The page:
I’ve been intrigued by Joan Didion for a while, and as with most things nowadays, it started with a Netflix documentary. Released not so long ago in October 2017, ‘Joan Didion: The Center Will Not Hold’ summarises a writing career somewhat enviable, coloured with equal parts tragedy and charm and addressing decades of remarkable contribution to the American literary canon. From Sacramento to New York and back again to California, Didion contributes to the style of ‘New Journalism’ through an intense, insightful and precise perspective, writing against convention of the time to emphasise the truth above sensationalism or objective fact.
‘We tell ourselves stories in order to live’. The famous opening line to the first section of Joan Didion’s essay collection ‘The White Album’ is a summary of themes to come; part-memoir, part-analysis of a society at a particular moment in time, but one that can be identified within a much larger cultural context. We learn about California in the 1960’s through vignettes of Didion’s personal experiences, questioning the very premise of every story ever relayed to others, the myths we reiterate and the memories that we collect over time. We impose a narrative onto these encounters in order to seek further meaning, ignoring and discarding what doesn’t fit into the ‘ideal’ representation of our lives outwardly presented to others.
This portrait in particular struck me as interesting within a more contemporary framework, taking social media into account within our modern landscape. I couldn’t help but compare this with the way that we use snapshot images, Instagram likes and the number of followers we have on these platforms to validate our own experience of the every-day; to equally document the most exciting and mundane aspects of our existence in equal measure; to offer further meaning on the topic of our own lives, memories and encounters with other people. It is important to acknowledge the connection between the past and present here within our incessant need to make our reality a thing of significance. Didion’s collection of essays prompts this notion within the discourse of her writings within ‘The White Album,’ bringing a range of matters to the forefront of the reader’s concern.
I can’t help but think that Joan Didion and I share quite a few interests and motivations. We are both intrigued and engaged by the macabre, by cultural chaos and disintegration. In part, I was therefore inclined to choose ‘The White Album’ as my Didion debut because of the issues brought to the forefront within this collection of essays; tales of a close friendship with Linda Kasabian and subsequent discussion of the Charles Manson murders for example, which cast a true sense of fear and paranoia over Hollywood at the time of her writing.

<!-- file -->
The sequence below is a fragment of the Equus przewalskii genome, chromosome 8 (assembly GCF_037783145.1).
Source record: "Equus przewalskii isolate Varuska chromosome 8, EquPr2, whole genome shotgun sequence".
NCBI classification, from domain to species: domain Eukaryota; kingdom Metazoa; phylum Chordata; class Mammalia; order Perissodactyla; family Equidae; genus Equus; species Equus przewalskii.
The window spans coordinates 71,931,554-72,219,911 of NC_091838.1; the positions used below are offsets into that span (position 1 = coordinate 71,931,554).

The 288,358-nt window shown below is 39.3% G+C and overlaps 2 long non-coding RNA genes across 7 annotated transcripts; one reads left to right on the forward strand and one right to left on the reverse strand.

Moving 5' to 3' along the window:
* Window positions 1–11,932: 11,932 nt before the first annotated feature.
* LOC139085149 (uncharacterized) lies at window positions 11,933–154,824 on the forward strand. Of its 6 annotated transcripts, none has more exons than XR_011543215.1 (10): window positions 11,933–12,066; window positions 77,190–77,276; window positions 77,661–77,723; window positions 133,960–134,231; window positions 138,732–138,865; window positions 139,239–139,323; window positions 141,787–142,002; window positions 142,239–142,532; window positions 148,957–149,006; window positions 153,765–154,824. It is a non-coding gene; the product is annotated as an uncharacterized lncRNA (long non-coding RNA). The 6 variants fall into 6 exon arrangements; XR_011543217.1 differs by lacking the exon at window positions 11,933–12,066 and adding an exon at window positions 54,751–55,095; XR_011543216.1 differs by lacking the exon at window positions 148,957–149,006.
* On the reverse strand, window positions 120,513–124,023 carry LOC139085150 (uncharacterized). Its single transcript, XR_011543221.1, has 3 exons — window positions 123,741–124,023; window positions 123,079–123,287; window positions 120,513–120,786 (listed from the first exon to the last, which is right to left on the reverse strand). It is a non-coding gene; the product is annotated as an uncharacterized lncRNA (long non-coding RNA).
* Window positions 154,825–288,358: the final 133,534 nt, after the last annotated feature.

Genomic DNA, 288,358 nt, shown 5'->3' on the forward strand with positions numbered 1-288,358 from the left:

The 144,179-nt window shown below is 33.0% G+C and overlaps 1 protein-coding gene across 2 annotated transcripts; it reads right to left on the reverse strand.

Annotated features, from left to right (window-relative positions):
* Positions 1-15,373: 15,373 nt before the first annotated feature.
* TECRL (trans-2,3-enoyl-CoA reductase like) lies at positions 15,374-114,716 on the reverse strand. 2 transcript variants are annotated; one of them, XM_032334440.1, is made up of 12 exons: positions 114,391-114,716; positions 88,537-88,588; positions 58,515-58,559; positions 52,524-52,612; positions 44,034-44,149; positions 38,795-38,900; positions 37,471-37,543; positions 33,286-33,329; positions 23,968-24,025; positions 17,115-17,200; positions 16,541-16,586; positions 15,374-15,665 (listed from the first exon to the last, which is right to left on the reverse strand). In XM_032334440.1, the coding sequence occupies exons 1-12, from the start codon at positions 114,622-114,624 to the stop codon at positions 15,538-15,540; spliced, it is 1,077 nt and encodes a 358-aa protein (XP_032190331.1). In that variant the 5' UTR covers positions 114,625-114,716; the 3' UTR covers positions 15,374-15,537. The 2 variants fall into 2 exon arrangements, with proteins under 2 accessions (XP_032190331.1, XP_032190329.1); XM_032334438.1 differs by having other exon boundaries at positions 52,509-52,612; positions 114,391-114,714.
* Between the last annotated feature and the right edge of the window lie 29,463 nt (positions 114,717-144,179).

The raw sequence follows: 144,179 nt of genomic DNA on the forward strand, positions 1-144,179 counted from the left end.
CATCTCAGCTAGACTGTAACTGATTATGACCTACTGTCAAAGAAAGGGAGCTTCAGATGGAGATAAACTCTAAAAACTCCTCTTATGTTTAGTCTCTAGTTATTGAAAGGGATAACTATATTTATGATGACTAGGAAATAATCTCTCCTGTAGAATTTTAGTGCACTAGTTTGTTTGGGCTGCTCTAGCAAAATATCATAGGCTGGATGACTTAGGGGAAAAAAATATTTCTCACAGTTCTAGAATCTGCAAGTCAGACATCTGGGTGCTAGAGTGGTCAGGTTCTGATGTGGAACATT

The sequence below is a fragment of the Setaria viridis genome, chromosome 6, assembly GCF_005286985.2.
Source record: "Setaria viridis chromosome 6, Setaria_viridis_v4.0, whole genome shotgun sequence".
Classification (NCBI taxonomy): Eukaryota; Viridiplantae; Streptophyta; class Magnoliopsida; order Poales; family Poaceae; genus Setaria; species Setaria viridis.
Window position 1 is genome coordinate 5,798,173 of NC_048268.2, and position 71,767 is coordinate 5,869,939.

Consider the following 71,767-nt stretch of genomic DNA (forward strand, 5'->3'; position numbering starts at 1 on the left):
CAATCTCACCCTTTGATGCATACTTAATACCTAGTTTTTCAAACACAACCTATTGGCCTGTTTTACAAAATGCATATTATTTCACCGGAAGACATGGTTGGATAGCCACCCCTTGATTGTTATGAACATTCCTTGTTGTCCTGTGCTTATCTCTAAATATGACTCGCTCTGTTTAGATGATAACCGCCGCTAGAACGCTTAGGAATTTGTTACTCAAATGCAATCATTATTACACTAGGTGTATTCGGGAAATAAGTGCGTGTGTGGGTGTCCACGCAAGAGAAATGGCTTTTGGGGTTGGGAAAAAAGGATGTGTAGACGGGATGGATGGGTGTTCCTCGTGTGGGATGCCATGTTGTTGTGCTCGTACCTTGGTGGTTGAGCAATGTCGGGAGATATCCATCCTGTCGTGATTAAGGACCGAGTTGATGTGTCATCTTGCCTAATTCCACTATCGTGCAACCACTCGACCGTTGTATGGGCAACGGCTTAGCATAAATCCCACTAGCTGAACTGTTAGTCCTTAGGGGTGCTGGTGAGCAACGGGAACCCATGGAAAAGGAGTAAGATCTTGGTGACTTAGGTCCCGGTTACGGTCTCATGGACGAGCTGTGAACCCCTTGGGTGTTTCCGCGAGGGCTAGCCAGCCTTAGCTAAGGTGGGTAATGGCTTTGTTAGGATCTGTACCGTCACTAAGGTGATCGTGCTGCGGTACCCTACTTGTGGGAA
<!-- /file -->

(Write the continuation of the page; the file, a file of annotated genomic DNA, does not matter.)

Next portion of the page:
The very catalyst responsible for shattering the mirage of a glamorous neighbourhood is powerful in and of itself, reminding the reader of the ways in which “the apparent ease of California life is an illusion, and those who believe the illusion real live here in only the most temporary way.” Tales of drug abuse, psychological struggle, mental health and depression, alongside racial tensions fuelled by demonstrations from extremist groups like the Black Panther Party, only contribute to a documentation of the way that society became fragmented outside of the ‘swinging 60’s’ Hippie Culture facade that was ever-present on the surface. Didion explores a decade of life in loosely related accounts, writing from personal experience yet without excessive sentiment, creating in consequence something that I believe to be an admirable and valuable contribution to the American literary forefront.
I’m hoping to spend the rest of 2019 periodically working my way through some of Joan Didion’s further back catalogue. ‘The White Album’ ticked a lot of boxes for me on account of the fact that I’m a complete sucker for memoir and non-fiction, influenced also by the amazing chronicle of her life that I had watched just days beforehand on Netflix. Next, I’m going to dip into ‘The Year of Magical Thinking‘ and ‘Blue Nights‘ to explore Didion’s theories of grief and mourning, in what I think may adopt a more accessible format than some of her journalistic essays.